Barmbrack is a fruit-filled, slightly sweet bread that is traditionally served In Ireland on Halloween, but is also enjoyed on St. Patrick’s Day. Originally, it was leavened with the frothy foam produced by fermenting beer, but since I don’t make my own beer, I used good old active-dry yeast instead. In keeping with the “spirit” of the thing, though, I did soak the dried fruit in beer.
Guinness is lovely…dark and rich, with a hint of coffee and chocolate. You can, of course, use any beer. Or milk. Or brewed tea. It’s all up to you.
This isn’t a difficult recipe, but it is time consuming. The fruit needs to be soaked for at least 2 hours, then it needs to rise twice, and since the dough is rich, this can take anywhere from 1 to 2 hours each time. The good news is, the bread tastes even better the next day, so you can make it ahead of time.
And if you’re really rushed, I have an easier recipe for Tipsy Tea Brack that uses baking powder instead of yeast. It’s much faster, and aside from being just a little sweeter, the two breads are very similar. Both were a hit in my household, but I have a weakness for yeast breads, especially when toasted, and didn’t mind spending a day babysitting the dough. Mmmm.
1½ cups dried fruit (raisins, sultanas, fruitcake mix)
zest from 1 lemon
½ cup very warm water with a pinch of sugar added
1 packet (1/4 oz) active-dry yeast
¼ cup sugar
1 teaspoon vanilla
1½ teaspoons pumpkin pie spice (or ½ teaspoon. cinnamon and ¼ teaspoon each: clove, ginger, allspice, nutmeg)
4 cups bread flour
1 teaspoon salt
2 tablespoons melted butter (if using unsalted butter, add an additional pinch of salt)
In a small pan, heat liquid until steaming, but not boiling. Remove from heat.
Add dried fruit and lemon zest. Cover tightly and let fruit sit for at least 2 hours. Strain into a bowl,. Press firmly on fruit to remove excess liquid. Reserve 1 cup of liquid, discarding any remaining. If necessary, add water to bring the amount to a full cup.
In a small bowl or cup, combine the warm water and yeast. Let it sit until foamy - about 5 minutes.
In a large bowl (a sturdy stand mixer is recommended), combine the cup of reserved liquid, ¼ cup sugar, egg, vanilla, spices, yeast mixture, and 2 cups of the bread flour. Beat until well combined.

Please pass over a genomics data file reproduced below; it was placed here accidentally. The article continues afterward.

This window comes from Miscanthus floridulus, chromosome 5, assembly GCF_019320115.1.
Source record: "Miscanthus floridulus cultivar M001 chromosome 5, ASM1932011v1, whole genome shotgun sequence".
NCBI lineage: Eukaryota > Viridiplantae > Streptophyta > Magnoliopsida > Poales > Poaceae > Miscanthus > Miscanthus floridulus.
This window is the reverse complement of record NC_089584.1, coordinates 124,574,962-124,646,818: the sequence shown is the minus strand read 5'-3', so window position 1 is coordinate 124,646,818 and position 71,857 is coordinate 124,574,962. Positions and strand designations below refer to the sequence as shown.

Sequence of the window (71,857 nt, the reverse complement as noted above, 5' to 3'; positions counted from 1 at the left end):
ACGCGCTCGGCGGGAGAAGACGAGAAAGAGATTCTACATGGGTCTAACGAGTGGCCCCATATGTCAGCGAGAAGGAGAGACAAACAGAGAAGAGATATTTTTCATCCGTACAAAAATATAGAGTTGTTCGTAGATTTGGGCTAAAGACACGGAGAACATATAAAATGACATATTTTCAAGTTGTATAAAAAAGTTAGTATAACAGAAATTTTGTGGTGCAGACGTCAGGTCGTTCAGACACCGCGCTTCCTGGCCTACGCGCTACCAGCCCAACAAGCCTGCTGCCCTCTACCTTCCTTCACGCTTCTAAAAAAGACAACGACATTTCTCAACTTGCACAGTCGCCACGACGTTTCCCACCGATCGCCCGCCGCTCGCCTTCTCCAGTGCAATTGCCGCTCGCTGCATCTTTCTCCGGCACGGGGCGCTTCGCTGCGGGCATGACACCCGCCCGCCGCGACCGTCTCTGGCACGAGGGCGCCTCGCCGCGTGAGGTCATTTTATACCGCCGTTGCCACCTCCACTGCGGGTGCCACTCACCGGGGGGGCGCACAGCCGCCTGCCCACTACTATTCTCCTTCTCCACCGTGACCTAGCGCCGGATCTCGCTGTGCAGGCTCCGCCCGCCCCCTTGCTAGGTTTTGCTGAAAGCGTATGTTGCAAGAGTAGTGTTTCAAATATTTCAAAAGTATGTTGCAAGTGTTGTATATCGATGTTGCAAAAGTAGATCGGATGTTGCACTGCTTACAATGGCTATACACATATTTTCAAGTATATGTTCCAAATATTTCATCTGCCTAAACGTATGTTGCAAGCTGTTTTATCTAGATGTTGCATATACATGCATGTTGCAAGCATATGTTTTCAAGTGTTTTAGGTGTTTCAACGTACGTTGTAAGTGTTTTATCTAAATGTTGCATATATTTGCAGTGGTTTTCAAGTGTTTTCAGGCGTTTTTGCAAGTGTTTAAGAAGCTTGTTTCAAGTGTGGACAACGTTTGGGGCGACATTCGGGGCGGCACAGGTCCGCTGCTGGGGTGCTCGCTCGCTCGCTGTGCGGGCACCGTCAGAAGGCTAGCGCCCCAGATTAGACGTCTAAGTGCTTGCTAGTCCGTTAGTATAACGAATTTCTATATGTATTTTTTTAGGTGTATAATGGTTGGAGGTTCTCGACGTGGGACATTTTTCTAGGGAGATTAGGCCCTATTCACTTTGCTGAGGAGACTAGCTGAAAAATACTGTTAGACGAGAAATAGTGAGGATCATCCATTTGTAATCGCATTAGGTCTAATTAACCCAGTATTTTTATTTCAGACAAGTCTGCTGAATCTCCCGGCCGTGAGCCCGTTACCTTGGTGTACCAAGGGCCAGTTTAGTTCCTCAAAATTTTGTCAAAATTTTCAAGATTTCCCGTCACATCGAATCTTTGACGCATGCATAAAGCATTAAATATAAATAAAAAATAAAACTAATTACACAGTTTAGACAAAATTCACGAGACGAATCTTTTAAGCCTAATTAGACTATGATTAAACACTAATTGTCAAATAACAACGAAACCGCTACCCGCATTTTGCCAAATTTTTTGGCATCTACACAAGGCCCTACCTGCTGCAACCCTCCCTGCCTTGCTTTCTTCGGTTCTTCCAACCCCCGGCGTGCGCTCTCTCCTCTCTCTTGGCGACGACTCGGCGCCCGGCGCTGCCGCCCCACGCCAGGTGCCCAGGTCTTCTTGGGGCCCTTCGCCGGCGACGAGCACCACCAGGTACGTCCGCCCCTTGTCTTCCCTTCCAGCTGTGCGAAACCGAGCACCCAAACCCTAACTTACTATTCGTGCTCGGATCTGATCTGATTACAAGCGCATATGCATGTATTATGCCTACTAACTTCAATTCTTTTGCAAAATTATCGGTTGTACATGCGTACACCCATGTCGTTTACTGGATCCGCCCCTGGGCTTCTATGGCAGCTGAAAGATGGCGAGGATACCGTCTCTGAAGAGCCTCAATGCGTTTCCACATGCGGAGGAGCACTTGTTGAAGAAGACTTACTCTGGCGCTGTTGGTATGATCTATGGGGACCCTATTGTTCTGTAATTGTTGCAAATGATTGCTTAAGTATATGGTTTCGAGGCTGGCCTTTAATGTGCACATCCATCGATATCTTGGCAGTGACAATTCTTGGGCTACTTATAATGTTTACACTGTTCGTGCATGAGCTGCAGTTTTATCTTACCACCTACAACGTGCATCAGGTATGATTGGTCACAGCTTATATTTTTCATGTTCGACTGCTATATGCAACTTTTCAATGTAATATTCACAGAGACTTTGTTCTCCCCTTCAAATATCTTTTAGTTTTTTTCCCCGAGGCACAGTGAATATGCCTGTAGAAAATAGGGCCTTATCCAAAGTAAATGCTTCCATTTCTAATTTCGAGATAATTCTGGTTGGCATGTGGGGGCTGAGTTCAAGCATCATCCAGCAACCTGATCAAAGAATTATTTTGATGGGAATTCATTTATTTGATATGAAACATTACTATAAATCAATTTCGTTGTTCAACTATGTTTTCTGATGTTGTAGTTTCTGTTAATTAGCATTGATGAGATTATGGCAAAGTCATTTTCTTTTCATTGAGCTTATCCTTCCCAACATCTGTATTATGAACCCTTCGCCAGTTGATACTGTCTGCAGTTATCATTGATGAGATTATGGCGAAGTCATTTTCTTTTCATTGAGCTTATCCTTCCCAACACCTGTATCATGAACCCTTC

Switch to a dough hook and add remaining flour and salt. Knead by machine for 3 minutes, then drizzle in the butter and knead for an addition minute. Add fruit and mix until combined. (If kneading by hand, add the butter along with the last 2 cups of flour, then move dough to a floured surface and knead 6 minutes, working the fruit in at the end.)
Transfer dough into a large greased bowl, cover with plastic wrap, and allow dough to rise until doubled. This may take 1½ hours or more, depending on the warmth of your kitchen.
Grease a 9-inch round cake pan and line the bottom with a piece of parchment.
Turn dough out onto a lightly floured surface and knead a few times to distribute the fruit evenly. Form into a ball and place in prepared pan. Cover and let rise until almost doubled.
Heat oven to 375 F. Bake bread for approximately 50 minutes. The top should be dark brown. Turn the bread out onto a cooling rack. The bottom should sound hollow when tapped. (If in doubt, give it a few more minutes in the oven.) Allow the bread to cool completely before cutting.
Here’s the photo I entered in the CuttingBoard.com photo contest.
I have spent the last three days arranging and rearranging a variety of meats, cheeses, and accompaniments on a bamboo cutting board. I stepped out of my happy little baking world to dabble in the art of charcuterie when I was inspired by the Cutting Board and John Boos Photography Contest to try my hand at something other than taking photos of cookies and cakes.
What began as a fun project for a contest may have turned into a new obsession. Trust me, when you look at the cutting boards on Cutting Board’s website you’ll understand my sudden fascination with cold cuts and the many ways of displaying them.
Don’t worry, it’s not all about salami and cheese. I also created a super yummy bread to use in my photo—one that has swirls of garlic, olives, and cheese. The bread dough is made with pumpkin ale, and is chewy on the outside and soft on the inside. Killer!
You’ll find the recipe at the end of this post.
For my first effort, I used a light box and photographed a lovely collection of goodies. It was very attractive and (I think) appealing. But instructions for the contest said that they appreciated “originality and humor”, which my photo didn’t exactly express.
Haha, do you like the way I used camo duct tape to hold up the tablecloth in the background? Claaaaaaassy.
Well, shoot. I’d have to try again.
I pulled out the paper mache bears I made for a fair display this year and put them to work. I’m almost embarrassed to tell you how many photos I had to take to get one I liked. It took me two days and three separate setups and photo sessions. The lighting was off, the light outlet under the window showed, the bear’s ear was wonky, the salami was blurry. I like to use the natural light in my dining room when I can, or my lightbox when I can’t, but these bears had to be looking through the window.
The window with the screen removed, of course. And in case you should try this at home, here’s a tip: if the photographer gets involved with reviewing her photos and forgets to close that window, a whole lot of moths will see it as an invitation to visit. Gah!